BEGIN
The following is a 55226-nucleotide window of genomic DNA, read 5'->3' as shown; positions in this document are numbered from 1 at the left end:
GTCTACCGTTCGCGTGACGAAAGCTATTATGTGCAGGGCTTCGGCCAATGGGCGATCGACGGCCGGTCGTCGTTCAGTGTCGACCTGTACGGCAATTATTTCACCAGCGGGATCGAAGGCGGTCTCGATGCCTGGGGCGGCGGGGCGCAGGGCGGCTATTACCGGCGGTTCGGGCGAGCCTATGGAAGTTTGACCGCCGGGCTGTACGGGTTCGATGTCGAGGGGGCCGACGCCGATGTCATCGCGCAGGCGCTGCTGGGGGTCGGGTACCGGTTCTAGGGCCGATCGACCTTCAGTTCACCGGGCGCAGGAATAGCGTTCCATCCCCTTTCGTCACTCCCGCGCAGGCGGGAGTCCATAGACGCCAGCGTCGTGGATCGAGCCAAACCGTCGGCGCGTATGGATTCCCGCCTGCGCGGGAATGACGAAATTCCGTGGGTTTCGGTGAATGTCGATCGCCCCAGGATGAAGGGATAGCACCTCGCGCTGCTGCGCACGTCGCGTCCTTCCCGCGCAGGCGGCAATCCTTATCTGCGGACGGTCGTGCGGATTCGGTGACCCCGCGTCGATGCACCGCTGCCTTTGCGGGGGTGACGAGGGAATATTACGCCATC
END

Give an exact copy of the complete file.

The following is a 55226-nucleotide window of genomic DNA, read 5'->3' as shown; positions in this document are numbered from 1 at the left end:
GTCTACCGTTCGCGTGACGAAAGCTATTATGTGCAGGGCTTCGGCCAATGGGCGATCGACGGCCGGTCGTCGTTCAGTGTCGACCTGTACGGCAATTATTTCACCAGCGGGATCGAAGGCGGTCTCGATGCCTGGGGCGGCGGGGCGCAGGGCGGCTATTACCGGCGGTTCGGGCGAGCCTATGGAAGTTTGACCGCCGGGCTGTACGGGTTCGATGTCGAGGGGGCCGACGCCGATGTCATCGCGCAGGCGCTGCTGGGGGTCGGGTACCGGTTCTAGGGCCGATCGACCTTCAGTTCACCGGGCGCAGGAATAGCGTTCCATCCCCTTTCGTCACTCCCGCGCAGGCGGGAGTCCATAGACGCCAGCGTCGTGGATCGAGCCAAACCGTCGGCGCGTATGGATTCCCGCCTGCGCGGGAATGACGAAATTCCGTGGGTTTCGGTGAATGTCGATCGCCCCAGGATGAAGGGATAGCACCTCGCGCTGCTGCGCACGTCGCGTCCTTCCCGCGCAGGCGGCAATCCTTATCTGCGGACGGTCGTGCGGATTCGGTGACCCCGCGTCGATGCACCGCTGCCTTTGCGGGGGTGACGAGGGAATATTACGCCATC